Playtime delayed


POSTED: Saturday, August 01, 2009

Question: I live in a townhouse near Aikahi Park, and my grandkids are visiting. The playground at Aikahi Elementary School seems to be closed, but I don't know if it is usually open to the public or if it belongs only to the school. Can you find out what's going on and if it will be open to the general public?

Answer: The school playground remains closed as the Friends of Aikahi Playground committee continues raising money to purchase more ground cover and to pay for shipping costs, according to a committee member.

At this point, it's not known when the playground will reopen.

When it does, it will be available for the community to use, except when school is in session.

You can find out more about the project — and to make a donation of money or materials — by going to the Web site aikahiplayground.org.

The new playground opened in March.

However, it was shut down a couple of months later, after children began getting cuts and scrapes from the gravel ground cover. There also was a problem with equipment settling into the ground.

Question: What state agency would you call to report people hosing dog feces down a residential street which flows into the storm drains instead of disposing of the droppings properly?

Answer: On Oahu you can report this to the city's Environmental Concern Line, 768-3300.

Despite a concerted effort by state and city agencies to educate the public about not dumping anything but water into storm drains, it remains a problem.

The waste-water (sewage) system is completely separate from storm drains, which were meant to get rid of rainwater from streets and parking lots.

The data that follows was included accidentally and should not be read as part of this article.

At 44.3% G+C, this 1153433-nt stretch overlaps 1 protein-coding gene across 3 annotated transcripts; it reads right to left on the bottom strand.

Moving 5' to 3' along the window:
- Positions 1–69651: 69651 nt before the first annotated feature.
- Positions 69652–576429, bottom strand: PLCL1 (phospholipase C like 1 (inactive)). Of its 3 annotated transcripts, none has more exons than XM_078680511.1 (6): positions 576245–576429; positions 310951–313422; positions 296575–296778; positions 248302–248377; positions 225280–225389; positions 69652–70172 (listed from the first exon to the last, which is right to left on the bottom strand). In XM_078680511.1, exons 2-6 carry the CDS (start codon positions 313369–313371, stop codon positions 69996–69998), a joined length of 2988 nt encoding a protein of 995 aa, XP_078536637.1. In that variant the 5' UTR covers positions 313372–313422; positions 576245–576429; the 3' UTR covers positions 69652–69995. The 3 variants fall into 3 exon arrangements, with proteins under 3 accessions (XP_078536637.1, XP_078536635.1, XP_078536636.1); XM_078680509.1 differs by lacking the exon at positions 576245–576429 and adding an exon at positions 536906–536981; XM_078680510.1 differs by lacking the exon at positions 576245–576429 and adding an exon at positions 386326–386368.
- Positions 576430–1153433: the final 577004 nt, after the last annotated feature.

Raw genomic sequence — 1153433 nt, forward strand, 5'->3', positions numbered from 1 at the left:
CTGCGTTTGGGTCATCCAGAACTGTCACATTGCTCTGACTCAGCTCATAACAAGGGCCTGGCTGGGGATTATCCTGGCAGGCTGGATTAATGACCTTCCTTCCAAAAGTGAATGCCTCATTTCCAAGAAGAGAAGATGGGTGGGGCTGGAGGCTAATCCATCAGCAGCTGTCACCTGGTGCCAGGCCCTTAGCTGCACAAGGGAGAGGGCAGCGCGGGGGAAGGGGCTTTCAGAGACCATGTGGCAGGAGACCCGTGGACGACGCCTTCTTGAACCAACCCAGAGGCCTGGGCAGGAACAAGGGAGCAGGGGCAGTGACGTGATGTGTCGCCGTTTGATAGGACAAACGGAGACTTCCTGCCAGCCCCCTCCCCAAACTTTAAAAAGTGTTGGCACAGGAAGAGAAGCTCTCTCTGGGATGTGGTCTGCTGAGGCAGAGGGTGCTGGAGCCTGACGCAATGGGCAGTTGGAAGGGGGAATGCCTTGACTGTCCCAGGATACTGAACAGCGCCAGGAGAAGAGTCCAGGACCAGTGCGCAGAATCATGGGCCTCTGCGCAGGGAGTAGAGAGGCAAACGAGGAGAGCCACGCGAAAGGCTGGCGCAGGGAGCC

While waste water is cleaned at treatment plants before being discharged into the ocean, runoff from streets goes into the storm drains and directly into streams and the ocean.

According to the city Department of Environmental Services, pollutants found daily in the storm drain system include paint thinner and paint products, motor oil, pesticides, foam cups, paper products of all kinds, animal feces, antifreeze, golf balls, dirty diapers and dead animals.


To the custodian at the District Court house on Alakea Street for dumping his mop bucket with soapy water onto the sidewalk where pedestrians walk. It was not only messy, but also created a safety hazard. — M.N.

Response: The custodians are not just getting rid of dirty water — they're cleaning the area.

Wayne Taniguchi, interim manager for facilities management for Oahu Circuit Court, explained that trash pickup is done every other day at District Court.

The trash gets compacted, with a resulting mixture of liquids discarded at the rear of the truck compactor doors, he said.

That mixture of liquids spills out onto the concrete driveway, leaving a foul odor.

Custodians mix a bucket of disinfectant solution with water to pour over areas where the liquid has been discarded. They then either scrub or hose down the area, normally between 9 and 10 a.m., after heavy traffic to the loading dock slows down, Taniguchi said.

It's felt that a sanitized, odorless area is “;more suitable”; for pedestrians than the bad odor of garbage.


Write to “;Kokua Line”; at Honolulu Star-Bulletin, 7 Waterfront Plaza, Suite 210, 500 Ala Moana, Honolulu 96813; call 529-4773; fax 529-4750; or e-mail .(JavaScript must be enabled to view this email address).